It should be worth noting that, while Italians celebrate Columbus as a national hero, he probably wasn’t even a native son.  For centuries he was considered a Genoese sailor with grand visions of finding a westward route to India and subsequently gain an edge in the then-contentious spice trade.  Contemporary research, however, has declared he was actually the son of Polish King Władysław III; often dubbed the twelve-toed king because allegedly had 6 toes on each foot.  And I have to emphasize that Columbus couldn’t get Italian leaders to finance his ventures, so he turned to Spain.  In the 15th century C.E., Italy was actually a conglomeration of city-states.

In one of my earliest essays on this blog, I lamented the term “redskin”; a derogatory moniker for Native Americans that has figured prominently into the names of many sports teams, from grade school to professional.  Just this week the Washington Redskins football team announced what many previously considered unthinkable: they might change their name.  Team owner Daniel Snyder conceded he’s bowing to pressure from its largest corporate sponsors (big money always has the loudest voice in the corporate world), as well a growing cacophony of socially-conscious voices demanding change.  Snyder said the team has begun a “review” of both the name and the team’s mascot.  Detractors, of course, moan this is political correctness at its worst.  But, just like Civil War reenactors still haven’t won, Eurocentrics still won’t admit they didn’t obliterate North America’s indigenous populations.

Change on such a grand scale is always slow and painful.  But, as with time itself, change will happen; it can’t be stopped.

We can never correct or fix what happened in the past.  Nothing can ever atone for the loss of millions of people and the destruction of the societies they built.  But we can acknowledge the truth that is buried.  It’s not rewriting history; it’s writing the actual history that remained entombed in that bloodied soil for so long.  It’s adding the needed and long-absent color to reality.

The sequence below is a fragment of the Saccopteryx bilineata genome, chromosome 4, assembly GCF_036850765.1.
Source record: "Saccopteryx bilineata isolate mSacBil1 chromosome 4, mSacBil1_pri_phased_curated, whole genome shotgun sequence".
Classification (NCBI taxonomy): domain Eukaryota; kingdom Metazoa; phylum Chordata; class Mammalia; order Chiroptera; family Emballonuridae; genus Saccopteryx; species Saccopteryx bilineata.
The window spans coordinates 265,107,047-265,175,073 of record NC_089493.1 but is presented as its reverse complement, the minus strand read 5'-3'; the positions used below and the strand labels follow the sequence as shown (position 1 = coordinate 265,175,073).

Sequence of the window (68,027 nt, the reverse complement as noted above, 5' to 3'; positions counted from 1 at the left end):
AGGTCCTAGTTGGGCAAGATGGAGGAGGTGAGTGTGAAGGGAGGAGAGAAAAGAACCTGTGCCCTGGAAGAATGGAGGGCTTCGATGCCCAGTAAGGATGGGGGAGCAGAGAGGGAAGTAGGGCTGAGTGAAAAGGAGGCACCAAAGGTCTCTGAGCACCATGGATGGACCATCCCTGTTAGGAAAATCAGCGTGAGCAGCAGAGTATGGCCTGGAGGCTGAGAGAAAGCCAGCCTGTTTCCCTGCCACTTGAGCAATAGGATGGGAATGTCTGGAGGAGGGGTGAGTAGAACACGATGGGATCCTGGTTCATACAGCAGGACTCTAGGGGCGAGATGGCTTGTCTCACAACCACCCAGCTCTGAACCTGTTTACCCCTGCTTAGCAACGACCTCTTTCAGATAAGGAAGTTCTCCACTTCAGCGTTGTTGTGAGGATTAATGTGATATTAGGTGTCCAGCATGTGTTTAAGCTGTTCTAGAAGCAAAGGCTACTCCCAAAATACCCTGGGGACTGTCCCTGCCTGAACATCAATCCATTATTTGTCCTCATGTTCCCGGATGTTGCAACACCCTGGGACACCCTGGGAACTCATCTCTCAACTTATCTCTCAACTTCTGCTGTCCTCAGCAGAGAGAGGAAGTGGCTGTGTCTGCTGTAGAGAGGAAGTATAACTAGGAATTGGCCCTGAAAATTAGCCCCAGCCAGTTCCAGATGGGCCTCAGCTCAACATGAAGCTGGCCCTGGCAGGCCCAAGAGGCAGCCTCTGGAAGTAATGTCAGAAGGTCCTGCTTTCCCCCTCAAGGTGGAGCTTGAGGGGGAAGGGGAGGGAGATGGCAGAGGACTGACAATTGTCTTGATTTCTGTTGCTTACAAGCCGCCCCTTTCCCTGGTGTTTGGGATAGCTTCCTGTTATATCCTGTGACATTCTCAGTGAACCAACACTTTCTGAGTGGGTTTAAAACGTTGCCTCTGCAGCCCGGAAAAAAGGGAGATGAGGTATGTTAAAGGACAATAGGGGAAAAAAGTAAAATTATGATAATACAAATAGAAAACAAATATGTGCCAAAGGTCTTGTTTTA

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You are on Indian Land: Acknowledging the Traditional Homelands of Indigenous People at the University of Illinois at Urbana-Champaign

For some 500 years the indigenous peoples of the Western Hemisphere have struggled to prove a simple fact: they and their ancestors were the first human occupants of this massive region. They weren’t members of the wildlife and they weren’t features of the various landscapes. They were real people who constructed real communities with the resources available. It’s taken a while, but they’re starting to gain that recognition. As someone of part Mexican Indian ancestry, it’s significant to me.

Matthew Sakiestewa Gilbert is a Professor and Head of the Department of American Indian Studies at the University of Arizona. A member of the Hopi Indian community, he is also the author of a number of books on the Native American experience in the contemporary United States; most recently Modern Encounters of the Hopi Past, in which he analyzes the ways the Hopi operated within and beyond their ancestral lands, including their participation in the U.S. military, American film industry, music ensembles, and higher education.

It’s a mission and a challenge that may not be fully realized in our lifetime. When one considers the brutal scope of the ongoing discrimination and oppression faced by Indigenous Americans, it’s not difficult to see why.
In 1998, Jair Bolsonaro, a far-right, nationalist Brazilian politician told “Correio Braziliense” newspaper, “It’s a shame that the Brazilian cavalry hasn’t been as efficient as the Americans, who exterminated the Indians.” Bolsonaro is now president of Brazil.

What he and others of that bigoted mindset don’t seem to understand is that the native peoples of the Western Hemisphere never were completely “exterminated”; neither in Brazil nor here in the U.S. The colonialists and their descendants tried, but even after half a millennia, they still haven’t won that war.

Beyond the Mesas

[The following land acknowledgement was part of a keynote address I gave at the Annual Celebration of Diversity Breakfast at the University of Illinois at Urbana-Champaign. The event, which had over 400 people, took place on November 9, 2018. Over the years, people have approached Indigenous land acknowledgements in various ways. This is how I did it, and I am hopeful that my approach will be of some help to others.]

You are on Indian Land

Good morning everyone. It is great to be here. I am so honored by this opportunity.

I was told earlier this week that I had about 8 minutes at the mic.

And so in true Hopi fashion, I am going to keep my remarks short and sweet.

In recent months, officials and others on campus have started their public gatherings (including this gathering) by reading an official statement that acknowledges the Indigenous people who were…